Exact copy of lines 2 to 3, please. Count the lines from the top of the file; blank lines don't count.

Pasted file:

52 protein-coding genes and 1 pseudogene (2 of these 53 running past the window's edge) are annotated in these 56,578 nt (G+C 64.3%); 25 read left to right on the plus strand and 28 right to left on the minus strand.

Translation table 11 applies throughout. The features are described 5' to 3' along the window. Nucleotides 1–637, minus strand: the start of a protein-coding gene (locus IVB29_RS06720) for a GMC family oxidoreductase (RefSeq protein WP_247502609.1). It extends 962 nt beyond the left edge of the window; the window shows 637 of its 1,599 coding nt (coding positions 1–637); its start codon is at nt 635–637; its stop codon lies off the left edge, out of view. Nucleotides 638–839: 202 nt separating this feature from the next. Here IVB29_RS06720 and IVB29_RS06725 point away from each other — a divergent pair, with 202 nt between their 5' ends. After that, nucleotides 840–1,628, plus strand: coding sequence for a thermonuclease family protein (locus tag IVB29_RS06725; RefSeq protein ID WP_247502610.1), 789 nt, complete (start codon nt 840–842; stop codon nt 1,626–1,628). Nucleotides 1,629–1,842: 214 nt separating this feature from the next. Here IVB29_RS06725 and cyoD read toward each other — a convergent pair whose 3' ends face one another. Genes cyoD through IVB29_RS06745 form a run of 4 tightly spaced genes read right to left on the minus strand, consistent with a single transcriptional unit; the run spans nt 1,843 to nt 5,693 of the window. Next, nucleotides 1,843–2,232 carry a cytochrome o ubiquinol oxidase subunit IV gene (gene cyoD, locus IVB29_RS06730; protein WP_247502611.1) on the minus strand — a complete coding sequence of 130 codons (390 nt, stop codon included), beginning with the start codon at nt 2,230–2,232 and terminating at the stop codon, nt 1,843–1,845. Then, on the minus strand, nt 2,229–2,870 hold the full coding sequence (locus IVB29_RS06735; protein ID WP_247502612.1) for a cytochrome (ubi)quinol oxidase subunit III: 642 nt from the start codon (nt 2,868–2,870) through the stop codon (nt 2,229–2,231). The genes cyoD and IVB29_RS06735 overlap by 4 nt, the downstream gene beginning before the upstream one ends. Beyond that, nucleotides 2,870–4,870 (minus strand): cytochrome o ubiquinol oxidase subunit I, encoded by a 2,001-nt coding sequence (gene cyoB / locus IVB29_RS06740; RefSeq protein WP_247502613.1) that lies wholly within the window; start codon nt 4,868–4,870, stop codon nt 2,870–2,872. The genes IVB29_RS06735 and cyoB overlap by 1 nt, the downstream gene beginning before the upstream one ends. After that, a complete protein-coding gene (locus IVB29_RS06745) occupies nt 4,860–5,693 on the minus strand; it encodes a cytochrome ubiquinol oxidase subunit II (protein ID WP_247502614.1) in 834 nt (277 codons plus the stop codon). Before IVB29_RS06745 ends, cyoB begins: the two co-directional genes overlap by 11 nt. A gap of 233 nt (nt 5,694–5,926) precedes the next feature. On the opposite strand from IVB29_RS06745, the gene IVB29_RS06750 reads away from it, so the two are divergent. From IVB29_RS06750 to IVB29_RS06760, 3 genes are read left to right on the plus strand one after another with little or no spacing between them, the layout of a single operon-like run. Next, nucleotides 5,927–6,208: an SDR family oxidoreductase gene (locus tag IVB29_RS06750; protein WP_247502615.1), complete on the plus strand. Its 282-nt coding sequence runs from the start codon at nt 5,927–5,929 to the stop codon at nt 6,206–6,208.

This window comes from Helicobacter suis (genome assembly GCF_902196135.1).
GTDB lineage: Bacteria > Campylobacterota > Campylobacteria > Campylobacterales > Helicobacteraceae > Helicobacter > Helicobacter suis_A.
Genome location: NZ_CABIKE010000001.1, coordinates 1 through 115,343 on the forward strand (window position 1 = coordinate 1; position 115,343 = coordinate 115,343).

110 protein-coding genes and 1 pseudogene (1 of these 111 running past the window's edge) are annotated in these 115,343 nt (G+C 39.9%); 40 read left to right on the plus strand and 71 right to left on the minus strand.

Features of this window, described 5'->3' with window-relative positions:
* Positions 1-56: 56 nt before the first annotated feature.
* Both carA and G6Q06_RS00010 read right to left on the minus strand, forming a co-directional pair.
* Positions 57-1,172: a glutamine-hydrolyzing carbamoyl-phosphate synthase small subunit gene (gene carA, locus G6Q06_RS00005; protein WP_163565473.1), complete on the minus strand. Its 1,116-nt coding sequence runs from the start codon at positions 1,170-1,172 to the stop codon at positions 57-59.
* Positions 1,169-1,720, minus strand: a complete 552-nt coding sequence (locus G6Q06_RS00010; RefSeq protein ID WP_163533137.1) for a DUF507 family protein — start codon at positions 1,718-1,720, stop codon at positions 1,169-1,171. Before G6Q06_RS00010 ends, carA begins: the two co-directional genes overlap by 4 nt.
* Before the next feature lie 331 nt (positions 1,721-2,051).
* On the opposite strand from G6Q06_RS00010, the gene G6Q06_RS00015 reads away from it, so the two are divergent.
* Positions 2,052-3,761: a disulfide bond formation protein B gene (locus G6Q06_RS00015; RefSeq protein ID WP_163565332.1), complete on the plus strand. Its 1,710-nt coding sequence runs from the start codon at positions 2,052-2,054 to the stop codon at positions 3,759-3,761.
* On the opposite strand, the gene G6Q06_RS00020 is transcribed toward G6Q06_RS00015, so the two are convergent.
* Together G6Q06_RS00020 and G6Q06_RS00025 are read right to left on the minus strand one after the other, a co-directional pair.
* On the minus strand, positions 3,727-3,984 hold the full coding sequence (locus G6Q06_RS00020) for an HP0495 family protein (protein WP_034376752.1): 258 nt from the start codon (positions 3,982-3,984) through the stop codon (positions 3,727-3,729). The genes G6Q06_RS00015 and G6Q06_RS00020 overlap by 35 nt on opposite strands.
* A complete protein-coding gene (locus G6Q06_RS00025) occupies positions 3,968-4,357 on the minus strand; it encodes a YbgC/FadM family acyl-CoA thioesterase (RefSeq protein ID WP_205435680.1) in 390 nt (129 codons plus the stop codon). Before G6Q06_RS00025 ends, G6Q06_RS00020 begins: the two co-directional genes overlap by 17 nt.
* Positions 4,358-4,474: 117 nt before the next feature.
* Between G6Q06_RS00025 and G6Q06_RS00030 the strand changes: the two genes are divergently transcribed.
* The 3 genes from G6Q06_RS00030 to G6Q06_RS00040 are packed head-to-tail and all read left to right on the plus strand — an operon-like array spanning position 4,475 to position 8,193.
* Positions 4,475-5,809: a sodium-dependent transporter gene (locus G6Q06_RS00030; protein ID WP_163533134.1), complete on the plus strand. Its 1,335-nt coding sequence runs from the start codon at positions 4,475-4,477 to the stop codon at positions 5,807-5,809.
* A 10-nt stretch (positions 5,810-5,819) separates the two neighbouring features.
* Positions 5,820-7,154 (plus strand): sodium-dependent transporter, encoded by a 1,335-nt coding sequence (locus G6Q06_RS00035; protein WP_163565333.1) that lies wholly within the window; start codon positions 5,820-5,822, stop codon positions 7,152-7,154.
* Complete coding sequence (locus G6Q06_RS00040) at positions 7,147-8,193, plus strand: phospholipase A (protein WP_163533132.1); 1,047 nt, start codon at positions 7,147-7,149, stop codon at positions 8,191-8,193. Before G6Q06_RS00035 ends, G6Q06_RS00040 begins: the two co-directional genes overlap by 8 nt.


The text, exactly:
Translation table 11 applies throughout. The features are described 5' to 3' along the window. Nucleotides 1–637, minus strand: the start of a protein-coding gene (locus IVB29_RS06720) for a GMC family oxidoreductase (RefSeq protein WP_247502609.1). It extends 962 nt beyond the left edge of the window; the window shows 637 of its 1,599 coding nt (coding positions 1–637); its start codon is at nt 635–637; its stop codon lies off the left edge, out of view. Nucleotides 638–839: 202 nt separating this feature from the next. Here IVB29_RS06720 and IVB29_RS06725 point away from each other — a divergent pair, with 202 nt between their 5' ends. After that, nucleotides 840–1,628, plus strand: coding sequence for a thermonuclease family protein (locus tag IVB29_RS06725; RefSeq protein ID WP_247502610.1), 789 nt, complete (start codon nt 840–842; stop codon nt 1,626–1,628). Nucleotides 1,629–1,842: 214 nt separating this feature from the next. Here IVB29_RS06725 and cyoD read toward each other — a convergent pair whose 3' ends face one another. Genes cyoD through IVB29_RS06745 form a run of 4 tightly spaced genes read right to left on the minus strand, consistent with a single transcriptional unit; the run spans nt 1,843 to nt 5,693 of the window. Next, nucleotides 1,843–2,232 carry a cytochrome o ubiquinol oxidase subunit IV gene (gene cyoD, locus IVB29_RS06730; protein WP_247502611.1) on the minus strand — a complete coding sequence of 130 codons (390 nt, stop codon included), beginning with the start codon at nt 2,230–2,232 and terminating at the stop codon, nt 1,843–1,845. Then, on the minus strand, nt 2,229–2,870 hold the full coding sequence (locus IVB29_RS06735; protein ID WP_247502612.1) for a cytochrome (ubi)quinol oxidase subunit III: 642 nt from the start codon (nt 2,868–2,870) through the stop codon (nt 2,229–2,231). The genes cyoD and IVB29_RS06735 overlap by 4 nt, the downstream gene beginning before the upstream one ends. Beyond that, nucleotides 2,870–4,870 (minus strand): cytochrome o ubiquinol oxidase subunit I, encoded by a 2,001-nt coding sequence (gene cyoB / locus IVB29_RS06740; RefSeq protein WP_247502613.1) that lies wholly within the window; start codon nt 4,868–4,870, stop codon nt 2,870–2,872. The genes IVB29_RS06735 and cyoB overlap by 1 nt, the downstream gene beginning before the upstream one ends. After that, a complete protein-coding gene (locus IVB29_RS06745) occupies nt 4,860–5,693 on the minus strand; it encodes a cytochrome ubiquinol oxidase subunit II (protein ID WP_247502614.1) in 834 nt (277 codons plus the stop codon). Before IVB29_RS06745 ends, cyoB begins: the two co-directional genes overlap by 11 nt. A gap of 233 nt (nt 5,694–5,926) precedes the next feature. On the opposite strand from IVB29_RS06745, the gene IVB29_RS06750 reads away from it, so the two are divergent. From IVB29_RS06750 to IVB29_RS06760, 3 genes are read left to right on the plus strand one after another with little or no spacing between them, the layout of a single operon-like run. Next, nucleotides 5,927–6,208: an SDR family oxidoreductase gene (locus tag IVB29_RS06750; protein WP_247502615.1), complete on the plus strand. Its 282-nt coding sequence runs from the start codon at nt 5,927–5,929 to the stop codon at nt 6,206–6,208.

This window comes from Helicobacter suis (genome assembly GCF_902196135.1).